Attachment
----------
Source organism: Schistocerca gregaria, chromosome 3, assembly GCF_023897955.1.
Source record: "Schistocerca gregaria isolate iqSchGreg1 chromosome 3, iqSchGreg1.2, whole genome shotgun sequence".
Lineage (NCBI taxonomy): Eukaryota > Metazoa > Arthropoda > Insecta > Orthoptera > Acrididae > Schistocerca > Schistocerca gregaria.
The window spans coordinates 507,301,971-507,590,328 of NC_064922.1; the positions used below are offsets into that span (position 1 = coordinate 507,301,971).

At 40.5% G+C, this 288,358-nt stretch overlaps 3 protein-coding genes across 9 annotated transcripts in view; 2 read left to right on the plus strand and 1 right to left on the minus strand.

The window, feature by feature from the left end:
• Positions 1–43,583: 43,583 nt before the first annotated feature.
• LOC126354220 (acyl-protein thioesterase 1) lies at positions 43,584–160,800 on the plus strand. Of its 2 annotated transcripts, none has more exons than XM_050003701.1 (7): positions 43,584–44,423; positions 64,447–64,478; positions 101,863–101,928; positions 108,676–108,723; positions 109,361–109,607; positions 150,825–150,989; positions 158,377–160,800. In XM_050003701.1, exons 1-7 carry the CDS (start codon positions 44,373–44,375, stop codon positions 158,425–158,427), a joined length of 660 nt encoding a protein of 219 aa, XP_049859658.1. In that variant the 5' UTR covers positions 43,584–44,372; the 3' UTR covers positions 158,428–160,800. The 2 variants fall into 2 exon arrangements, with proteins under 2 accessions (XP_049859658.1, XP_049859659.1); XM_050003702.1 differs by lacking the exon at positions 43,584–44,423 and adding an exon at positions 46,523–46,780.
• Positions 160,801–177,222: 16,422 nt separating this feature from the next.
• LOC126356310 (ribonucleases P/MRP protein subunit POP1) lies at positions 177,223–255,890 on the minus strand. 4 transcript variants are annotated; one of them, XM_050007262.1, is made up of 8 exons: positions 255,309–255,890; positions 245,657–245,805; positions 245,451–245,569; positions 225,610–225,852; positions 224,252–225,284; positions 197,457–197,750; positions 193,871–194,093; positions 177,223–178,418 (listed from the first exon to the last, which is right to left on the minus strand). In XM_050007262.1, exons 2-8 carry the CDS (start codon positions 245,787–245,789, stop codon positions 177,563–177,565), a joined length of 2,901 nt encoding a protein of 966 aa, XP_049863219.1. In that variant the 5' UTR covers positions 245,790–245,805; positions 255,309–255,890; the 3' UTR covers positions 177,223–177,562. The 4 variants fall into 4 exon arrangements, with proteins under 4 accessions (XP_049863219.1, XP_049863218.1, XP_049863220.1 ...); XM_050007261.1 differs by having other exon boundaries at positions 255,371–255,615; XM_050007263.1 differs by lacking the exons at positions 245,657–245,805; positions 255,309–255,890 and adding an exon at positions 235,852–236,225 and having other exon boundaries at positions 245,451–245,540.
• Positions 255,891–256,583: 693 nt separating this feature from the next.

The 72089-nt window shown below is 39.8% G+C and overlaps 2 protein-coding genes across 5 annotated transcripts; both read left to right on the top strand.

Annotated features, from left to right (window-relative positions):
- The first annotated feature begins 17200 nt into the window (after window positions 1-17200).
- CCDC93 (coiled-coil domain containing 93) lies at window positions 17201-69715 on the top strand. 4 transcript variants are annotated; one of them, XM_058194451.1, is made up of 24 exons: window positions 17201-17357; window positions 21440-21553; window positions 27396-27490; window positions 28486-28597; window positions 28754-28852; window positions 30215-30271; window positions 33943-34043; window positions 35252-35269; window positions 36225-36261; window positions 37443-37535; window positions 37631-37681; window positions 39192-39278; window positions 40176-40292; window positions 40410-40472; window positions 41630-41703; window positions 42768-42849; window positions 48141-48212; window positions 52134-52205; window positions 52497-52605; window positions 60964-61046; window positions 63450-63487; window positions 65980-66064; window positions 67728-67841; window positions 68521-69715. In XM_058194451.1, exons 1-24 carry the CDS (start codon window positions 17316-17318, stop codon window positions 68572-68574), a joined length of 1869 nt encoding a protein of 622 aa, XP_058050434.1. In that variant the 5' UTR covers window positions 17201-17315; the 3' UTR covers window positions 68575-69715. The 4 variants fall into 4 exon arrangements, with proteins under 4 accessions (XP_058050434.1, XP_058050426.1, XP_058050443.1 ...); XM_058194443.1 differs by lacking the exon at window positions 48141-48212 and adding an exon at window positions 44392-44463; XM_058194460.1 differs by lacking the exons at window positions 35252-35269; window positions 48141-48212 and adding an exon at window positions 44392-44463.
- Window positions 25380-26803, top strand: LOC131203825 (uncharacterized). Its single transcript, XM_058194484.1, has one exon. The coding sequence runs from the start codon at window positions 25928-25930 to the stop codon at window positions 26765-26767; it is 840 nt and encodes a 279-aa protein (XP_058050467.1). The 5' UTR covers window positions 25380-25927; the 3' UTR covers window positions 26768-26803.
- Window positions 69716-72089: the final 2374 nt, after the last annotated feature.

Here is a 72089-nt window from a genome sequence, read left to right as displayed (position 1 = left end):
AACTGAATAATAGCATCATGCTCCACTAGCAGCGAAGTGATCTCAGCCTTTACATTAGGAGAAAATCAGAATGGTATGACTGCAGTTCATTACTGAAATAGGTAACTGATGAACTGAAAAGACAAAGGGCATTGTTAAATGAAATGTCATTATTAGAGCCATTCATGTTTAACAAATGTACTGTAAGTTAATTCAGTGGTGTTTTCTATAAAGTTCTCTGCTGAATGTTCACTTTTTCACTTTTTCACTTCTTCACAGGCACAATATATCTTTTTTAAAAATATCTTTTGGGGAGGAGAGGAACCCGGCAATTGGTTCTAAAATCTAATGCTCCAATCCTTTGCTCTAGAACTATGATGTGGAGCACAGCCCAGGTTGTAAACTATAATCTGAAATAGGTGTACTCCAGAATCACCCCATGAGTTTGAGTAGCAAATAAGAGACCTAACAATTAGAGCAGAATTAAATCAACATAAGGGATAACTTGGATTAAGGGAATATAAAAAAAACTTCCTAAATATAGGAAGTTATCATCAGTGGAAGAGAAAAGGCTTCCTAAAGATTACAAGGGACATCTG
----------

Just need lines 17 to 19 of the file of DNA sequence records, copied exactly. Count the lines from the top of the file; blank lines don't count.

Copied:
- Window positions 69716-72089: the final 2374 nt, after the last annotated feature.

Here is a 72089-nt window from a genome sequence, read left to right as displayed (position 1 = left end):
AACTGAATAATAGCATCATGCTCCACTAGCAGCGAAGTGATCTCAGCCTTTACATTAGGAGAAAATCAGAATGGTATGACTGCAGTTCATTACTGAAATAGGTAACTGATGAACTGAAAAGACAAAGGGCATTGTTAAATGAAATGTCATTATTAGAGCCATTCATGTTTAACAAATGTACTGTAAGTTAATTCAGTGGTGTTTTCTATAAAGTTCTCTGCTGAATGTTCACTTTTTCACTTTTTCACTTCTTCACAGGCACAATATATCTTTTTTAAAAATATCTTTTGGGGAGGAGAGGAACCCGGCAATTGGTTCTAAAATCTAATGCTCCAATCCTTTGCTCTAGAACTATGATGTGGAGCACAGCCCAGGTTGTAAACTATAATCTGAAATAGGTGTACTCCAGAATCACCCCATGAGTTTGAGTAGCAAATAAGAGACCTAACAATTAGAGCAGAATTAAATCAACATAAGGGATAACTTGGATTAAGGGAATATAAAAAAAACTTCCTAAATATAGGAAGTTATCATCAGTGGAAGAGAAAAGGCTTCCTAAAGATTACAAGGGACATCTG